Delegates from the Association of Southeast Asian Nation (ASEAN) member states, civil society organizations, and other sectors converged to discuss the threats and prevention of violent extremism in the Philippine International Convention Center.

Organized by the ASEAN Society of the Philippines (ASP), Philippine Center for Islam and Democracy (PCID), S. Rajanatnam School of International Studies (RSIS) and the Office of the Presidential Adviser on the Peace Process (OPAPP), The two-day Conference on Peace and Prevention of Violent Extremism in Southeast Asia aims to develop policies and standards for action plans at national and regional levels, strengthen different sectors to prevent the spread of extremism, engage local communities as partners for rehabilitation and reintegration initiatives and address social dynamics and drivers of radicalization of violence.

In his welcome remarks, Presidential Peace Adviser Jesus Dureza stressed the importance of unity to prevent extremism and espoused that the ASEAN leaders should be made aware of this growing threat.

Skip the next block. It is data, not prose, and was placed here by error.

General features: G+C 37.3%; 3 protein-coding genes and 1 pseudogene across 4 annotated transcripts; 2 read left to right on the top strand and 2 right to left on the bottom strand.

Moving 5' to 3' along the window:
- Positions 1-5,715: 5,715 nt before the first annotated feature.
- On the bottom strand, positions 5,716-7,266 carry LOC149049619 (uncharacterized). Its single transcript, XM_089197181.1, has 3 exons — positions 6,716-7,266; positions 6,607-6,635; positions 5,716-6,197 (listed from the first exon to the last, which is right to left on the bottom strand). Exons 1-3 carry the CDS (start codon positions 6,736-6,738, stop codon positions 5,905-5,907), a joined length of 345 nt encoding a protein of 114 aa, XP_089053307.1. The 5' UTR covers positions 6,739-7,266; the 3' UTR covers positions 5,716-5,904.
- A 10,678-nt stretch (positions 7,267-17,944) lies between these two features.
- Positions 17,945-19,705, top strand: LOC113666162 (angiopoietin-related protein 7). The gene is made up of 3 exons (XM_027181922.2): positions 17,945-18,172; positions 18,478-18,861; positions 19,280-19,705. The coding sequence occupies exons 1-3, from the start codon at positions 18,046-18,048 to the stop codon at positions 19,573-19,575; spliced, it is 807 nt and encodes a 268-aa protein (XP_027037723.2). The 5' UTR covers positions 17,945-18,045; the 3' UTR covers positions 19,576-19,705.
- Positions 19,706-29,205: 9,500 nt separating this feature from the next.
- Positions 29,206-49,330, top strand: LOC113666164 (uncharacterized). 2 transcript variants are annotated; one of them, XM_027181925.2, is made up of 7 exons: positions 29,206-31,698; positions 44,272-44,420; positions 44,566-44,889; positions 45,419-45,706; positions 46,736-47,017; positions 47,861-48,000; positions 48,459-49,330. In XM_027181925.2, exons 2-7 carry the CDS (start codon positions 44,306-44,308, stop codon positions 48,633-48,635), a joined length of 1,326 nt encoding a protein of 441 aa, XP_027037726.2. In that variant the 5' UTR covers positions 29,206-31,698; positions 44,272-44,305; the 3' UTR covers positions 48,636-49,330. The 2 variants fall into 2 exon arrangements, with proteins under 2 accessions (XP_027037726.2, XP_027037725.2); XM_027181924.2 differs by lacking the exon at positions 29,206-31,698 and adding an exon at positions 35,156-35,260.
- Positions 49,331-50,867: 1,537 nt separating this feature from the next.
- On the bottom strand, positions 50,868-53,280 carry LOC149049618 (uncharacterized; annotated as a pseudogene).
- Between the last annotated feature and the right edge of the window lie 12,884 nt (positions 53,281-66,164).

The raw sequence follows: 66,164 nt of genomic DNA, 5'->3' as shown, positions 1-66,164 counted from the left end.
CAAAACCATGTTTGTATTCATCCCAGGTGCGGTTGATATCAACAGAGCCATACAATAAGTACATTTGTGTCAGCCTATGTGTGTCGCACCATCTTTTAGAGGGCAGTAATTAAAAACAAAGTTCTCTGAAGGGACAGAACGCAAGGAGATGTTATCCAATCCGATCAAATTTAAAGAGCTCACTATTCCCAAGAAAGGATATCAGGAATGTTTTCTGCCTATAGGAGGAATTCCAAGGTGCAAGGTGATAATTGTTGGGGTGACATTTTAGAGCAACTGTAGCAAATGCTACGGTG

“We should bring this to the level of the ASEAN leaders, while we are addressing it on our own individual ways, here in the Philippines, as you do in other countries, I think it is also very important that we bring these shared visions to the level of our leaders because it is on that level that we can effectively address violent extremism. “

The keynote speaker, former President Fidel V. Ramos, who is also the Emeritus Chairman of the ASEAN Society Philippines, also reminded the ASEAN Member states to address the root cause of extremism.

“We should address poverty. Whether insurgency, criminality, drug abuse and nuclear bullying, it always starts with poverty” he said.

The former President also called for global partnerships and a borderless community of nations to address social injustices that causes extremism.

“These should be one Asia, one Europe, one Oceana, one World, one family.”

The first day of the event discussed the strategic context of violent extremism in Southeast Asia while the second day will tackle the potential interventions on preventing violent extremism in ASEAN.  Breakout sessions were also held with the different sectors of the society with a special session for the Marawi experience.

Around 300 participants from different sectors such as political leaders, government officials, security analysts, peace advocates, academe, religious leaders, media, women and youth attended the conference with at least ten resource persons and speakers from different ASEAN countries.